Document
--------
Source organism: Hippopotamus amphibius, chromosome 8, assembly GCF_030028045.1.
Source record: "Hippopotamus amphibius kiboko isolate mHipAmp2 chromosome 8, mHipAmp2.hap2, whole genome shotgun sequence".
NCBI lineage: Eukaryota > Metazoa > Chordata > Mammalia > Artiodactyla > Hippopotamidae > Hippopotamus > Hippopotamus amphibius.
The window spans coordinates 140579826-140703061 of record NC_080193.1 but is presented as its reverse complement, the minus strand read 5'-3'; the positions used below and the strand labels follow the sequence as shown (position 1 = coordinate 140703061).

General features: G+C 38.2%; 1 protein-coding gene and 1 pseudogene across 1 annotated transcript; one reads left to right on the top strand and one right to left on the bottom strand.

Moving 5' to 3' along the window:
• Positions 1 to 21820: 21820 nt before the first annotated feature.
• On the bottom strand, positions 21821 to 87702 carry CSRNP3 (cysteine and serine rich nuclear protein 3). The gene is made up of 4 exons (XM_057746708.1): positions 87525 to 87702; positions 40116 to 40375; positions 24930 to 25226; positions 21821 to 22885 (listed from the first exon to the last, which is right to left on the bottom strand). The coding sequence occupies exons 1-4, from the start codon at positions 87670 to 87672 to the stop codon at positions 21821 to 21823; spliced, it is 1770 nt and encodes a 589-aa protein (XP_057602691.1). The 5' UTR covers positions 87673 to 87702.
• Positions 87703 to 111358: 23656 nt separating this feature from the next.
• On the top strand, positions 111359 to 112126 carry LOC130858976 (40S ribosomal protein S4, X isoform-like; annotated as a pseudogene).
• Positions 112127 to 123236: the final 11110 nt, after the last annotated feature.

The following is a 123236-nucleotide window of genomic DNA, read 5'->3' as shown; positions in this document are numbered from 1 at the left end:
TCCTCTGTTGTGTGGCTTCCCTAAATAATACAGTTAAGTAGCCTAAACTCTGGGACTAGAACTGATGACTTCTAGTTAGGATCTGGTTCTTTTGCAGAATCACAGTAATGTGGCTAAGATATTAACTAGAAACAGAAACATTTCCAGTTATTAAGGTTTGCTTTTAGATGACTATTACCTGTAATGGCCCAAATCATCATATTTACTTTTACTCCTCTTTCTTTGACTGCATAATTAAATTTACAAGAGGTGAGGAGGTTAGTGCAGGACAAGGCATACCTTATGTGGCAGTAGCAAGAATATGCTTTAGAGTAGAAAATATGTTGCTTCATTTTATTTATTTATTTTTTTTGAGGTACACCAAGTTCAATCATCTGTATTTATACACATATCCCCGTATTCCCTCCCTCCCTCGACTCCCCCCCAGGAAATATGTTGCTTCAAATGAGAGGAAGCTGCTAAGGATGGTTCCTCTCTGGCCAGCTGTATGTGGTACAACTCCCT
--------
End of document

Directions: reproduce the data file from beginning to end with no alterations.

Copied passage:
Source organism: Hippopotamus amphibius, chromosome 8, assembly GCF_030028045.1.
Source record: "Hippopotamus amphibius kiboko isolate mHipAmp2 chromosome 8, mHipAmp2.hap2, whole genome shotgun sequence".
NCBI lineage: Eukaryota > Metazoa > Chordata > Mammalia > Artiodactyla > Hippopotamidae > Hippopotamus > Hippopotamus amphibius.
The window spans coordinates 140579826-140703061 of record NC_080193.1 but is presented as its reverse complement, the minus strand read 5'-3'; the positions used below and the strand labels follow the sequence as shown (position 1 = coordinate 140703061).

General features: G+C 38.2%; 1 protein-coding gene and 1 pseudogene across 1 annotated transcript; one reads left to right on the top strand and one right to left on the bottom strand.

Moving 5' to 3' along the window:
• Positions 1 to 21820: 21820 nt before the first annotated feature.
• On the bottom strand, positions 21821 to 87702 carry CSRNP3 (cysteine and serine rich nuclear protein 3). The gene is made up of 4 exons (XM_057746708.1): positions 87525 to 87702; positions 40116 to 40375; positions 24930 to 25226; positions 21821 to 22885 (listed from the first exon to the last, which is right to left on the bottom strand). The coding sequence occupies exons 1-4, from the start codon at positions 87670 to 87672 to the stop codon at positions 21821 to 21823; spliced, it is 1770 nt and encodes a 589-aa protein (XP_057602691.1). The 5' UTR covers positions 87673 to 87702.
• Positions 87703 to 111358: 23656 nt separating this feature from the next.
• On the top strand, positions 111359 to 112126 carry LOC130858976 (40S ribosomal protein S4, X isoform-like; annotated as a pseudogene).
• Positions 112127 to 123236: the final 11110 nt, after the last annotated feature.

The following is a 123236-nucleotide window of genomic DNA, read 5'->3' as shown; positions in this document are numbered from 1 at the left end:
TCCTCTGTTGTGTGGCTTCCCTAAATAATACAGTTAAGTAGCCTAAACTCTGGGACTAGAACTGATGACTTCTAGTTAGGATCTGGTTCTTTTGCAGAATCACAGTAATGTGGCTAAGATATTAACTAGAAACAGAAACATTTCCAGTTATTAAGGTTTGCTTTTAGATGACTATTACCTGTAATGGCCCAAATCATCATATTTACTTTTACTCCTCTTTCTTTGACTGCATAATTAAATTTACAAGAGGTGAGGAGGTTAGTGCAGGACAAGGCATACCTTATGTGGCAGTAGCAAGAATATGCTTTAGAGTAGAAAATATGTTGCTTCATTTTATTTATTTATTTTTTTTGAGGTACACCAAGTTCAATCATCTGTATTTATACACATATCCCCGTATTCCCTCCCTCCCTCGACTCCCCCCCAGGAAATATGTTGCTTCAAATGAGAGGAAGCTGCTAAGGATGGTTCCTCTCTGGCCAGCTGTATGTGGTACAACTCCCT